According to the Moving For Life Non-Profit Website, "numerous recent medical studies conclude that regular aerobic exercise after breast cancer helps alleviate side effects of treatment, prevent recurrence, and renew a sense of self and community. MOVING FOR LIFE focuses on these aspects directly creating a fun and supportive environment in the process.
Winner of 2010 Susan G. Komen Grant, MOVING FOR LIFE was created by three friends, Dr. Annie Rosen (psychologist and breast cancer survivor), Dr. Martha Eddy (exercise physiologist), and Jan Albert (film and television producer), in reaction to watching close friends and family struggle with cancer treatments."
What started as IDC (Infiltrating Ductal Carcinoma) in 2011, then turned into CHF (Congestive Heart Failure) in 2013, probably partially caused by chemotherapy along with a genetic pre-disposition. Here we are now in March 2016 and I am newly diagnosed with Stage IV breast cancer in the left breast and liver (LMBC - liver metastasized breast cancer).
So the focus has shifted yet again, BUT... I continue to THANK YOU for your prayers, love & support. I receive them with open & loving arms. My wish is that I will gain strength from you, will provide helpful information and strength to others & will help to strip away the fears we each experience.
I am strong. I am loved. I am healthy. I WILL SURVIVE!
Have you or your loved one had their annual mammogram? PLEASE, don't put it off. Speaking from experience, I highly recommend monthly self exam as well. And if you are now cancer free of breast cancer, do everything you can to insist that your doctors follow up with an occasional PET Scan and labs for tumor markers.
WARNING: Contents may be uplifting, sad, funny, scary, downright depressing ~ THAT IS CANCER .... at it's best, at its worst.
PLEASE ~ Feel free to share this blog with anyone who is interested to learn about my journey. While I welcome their support, I hope that by sharing this experience freely to the universe I may help to support others by breaking down some of the barriers and fear associated with breast cancer and the treatment.
Thursday, October 31, 2013
Wednesday, October 30, 2013
Sunday, October 27, 2013
Up bright and early for the cardiac catheterization followed by an ICD implant (pacemaker/defibrillator.
If all goes as planned, I'll stay overnight in the hospital so the doctors and nurses have time to make sure everything is operating properly, and then will return home the following day. Recovery is a couple of weeks initially, then a total of six weeks where I can't lift or reach overhead so the ICD and leads have the chance to take hold securely. Then every 6 years or so I'll get a new ICD as the batteries last about this long.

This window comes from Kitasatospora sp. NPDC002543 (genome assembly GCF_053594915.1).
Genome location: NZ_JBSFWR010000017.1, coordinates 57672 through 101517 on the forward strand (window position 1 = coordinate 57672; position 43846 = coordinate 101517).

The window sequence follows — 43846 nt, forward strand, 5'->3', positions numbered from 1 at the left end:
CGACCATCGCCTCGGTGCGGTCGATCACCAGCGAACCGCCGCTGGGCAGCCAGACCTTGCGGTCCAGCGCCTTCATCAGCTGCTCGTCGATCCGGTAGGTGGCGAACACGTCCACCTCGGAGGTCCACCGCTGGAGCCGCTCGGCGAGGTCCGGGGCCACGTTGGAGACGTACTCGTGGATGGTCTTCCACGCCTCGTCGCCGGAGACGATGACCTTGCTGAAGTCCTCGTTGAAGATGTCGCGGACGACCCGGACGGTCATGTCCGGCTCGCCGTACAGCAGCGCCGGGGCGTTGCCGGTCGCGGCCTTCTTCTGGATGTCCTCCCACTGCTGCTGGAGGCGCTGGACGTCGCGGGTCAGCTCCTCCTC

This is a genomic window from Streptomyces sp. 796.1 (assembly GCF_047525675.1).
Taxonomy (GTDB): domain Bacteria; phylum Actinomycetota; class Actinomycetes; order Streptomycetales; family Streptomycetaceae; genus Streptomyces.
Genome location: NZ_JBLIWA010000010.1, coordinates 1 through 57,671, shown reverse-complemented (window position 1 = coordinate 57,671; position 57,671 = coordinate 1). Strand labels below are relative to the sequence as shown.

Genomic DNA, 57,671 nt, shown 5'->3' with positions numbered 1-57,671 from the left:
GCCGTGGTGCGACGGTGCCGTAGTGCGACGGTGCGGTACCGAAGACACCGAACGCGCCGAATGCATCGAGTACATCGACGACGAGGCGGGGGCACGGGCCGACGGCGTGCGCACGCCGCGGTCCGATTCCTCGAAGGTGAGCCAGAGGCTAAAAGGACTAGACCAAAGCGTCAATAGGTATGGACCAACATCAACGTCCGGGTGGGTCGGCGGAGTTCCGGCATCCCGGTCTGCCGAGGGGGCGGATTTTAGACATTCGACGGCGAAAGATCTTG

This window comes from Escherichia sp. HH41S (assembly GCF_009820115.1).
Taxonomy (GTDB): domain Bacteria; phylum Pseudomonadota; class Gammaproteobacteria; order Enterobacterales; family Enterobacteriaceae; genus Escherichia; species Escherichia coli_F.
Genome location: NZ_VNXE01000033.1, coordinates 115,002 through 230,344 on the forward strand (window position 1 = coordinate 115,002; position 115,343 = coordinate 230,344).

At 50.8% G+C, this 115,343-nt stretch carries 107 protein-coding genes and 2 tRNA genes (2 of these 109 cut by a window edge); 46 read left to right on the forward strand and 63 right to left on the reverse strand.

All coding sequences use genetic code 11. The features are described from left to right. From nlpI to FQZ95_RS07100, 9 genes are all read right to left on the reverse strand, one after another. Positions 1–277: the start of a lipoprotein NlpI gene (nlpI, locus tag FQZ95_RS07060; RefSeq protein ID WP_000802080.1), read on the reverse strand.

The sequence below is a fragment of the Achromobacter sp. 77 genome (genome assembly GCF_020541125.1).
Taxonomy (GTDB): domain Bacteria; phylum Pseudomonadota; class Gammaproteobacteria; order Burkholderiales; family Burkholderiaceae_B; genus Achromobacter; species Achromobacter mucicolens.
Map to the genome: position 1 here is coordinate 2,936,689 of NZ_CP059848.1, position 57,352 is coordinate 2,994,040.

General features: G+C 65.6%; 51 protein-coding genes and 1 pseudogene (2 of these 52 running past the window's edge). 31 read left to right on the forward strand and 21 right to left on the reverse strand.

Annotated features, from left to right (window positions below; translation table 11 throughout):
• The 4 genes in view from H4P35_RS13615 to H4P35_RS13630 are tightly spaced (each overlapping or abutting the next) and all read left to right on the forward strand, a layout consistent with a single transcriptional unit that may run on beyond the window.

One thing for sure is, even though there is anxiety with any hospital procedure, Mark and I are both so looking forward to saying adios to "my little friend", as Mark calls it, the Zoll LifeVest, which is an external defibrillator vest. Not only is this device a life saver, literally, but it can also be a pain too. So just to no longer need to wear it 24/7, have the controller unit slung over my shoulder, and the vest around my chest, both connected by a long cord, will be quite a relief. Being able to change into a clean vest, or to shower or bath whenever I want, without needing someone nearby "just in case" will be wonderful.
The controller unit worn on a shoulder strap.
Yippee; clicking heals!!!
Thursday, October 3, 2013
The next step is that I am scheduled for both a cardiac catheterization and then the ICD implant at the end of this month. The cardiac catheterization is done first, to absolutely rule out any blockage or other damage that might be repairable. If a blockage is found, a procedure or stent might be performed to correct an abnormality, which might mean no need for the ICD. My cardiologist says that normally there is a 5-10% chance that this happens during the catheterization. But he feels that with our familial heart history, it is more like a 1% chance for me.
In my case the cardiac catheterization will also be used to locate the appropriate vein(s) for the ICD implant. So more than likely, the catheterization will be immediately followed by the ICD implant. A technician from the ICD manufacturer will be there during the surgery to fine tune the ICD to my needs.
I'll stay overnight in the hospital so the doctors and nurses have time to make sure everything is operating properly, and then will return home the following day. Recovery is a couple of weeks initially, then a total of six weeks where I can't lift or reach overhead so the ICD and leads have the chance to take hold securely. Then every 6 years or so I'll get a new ICD as the batteries last about this long.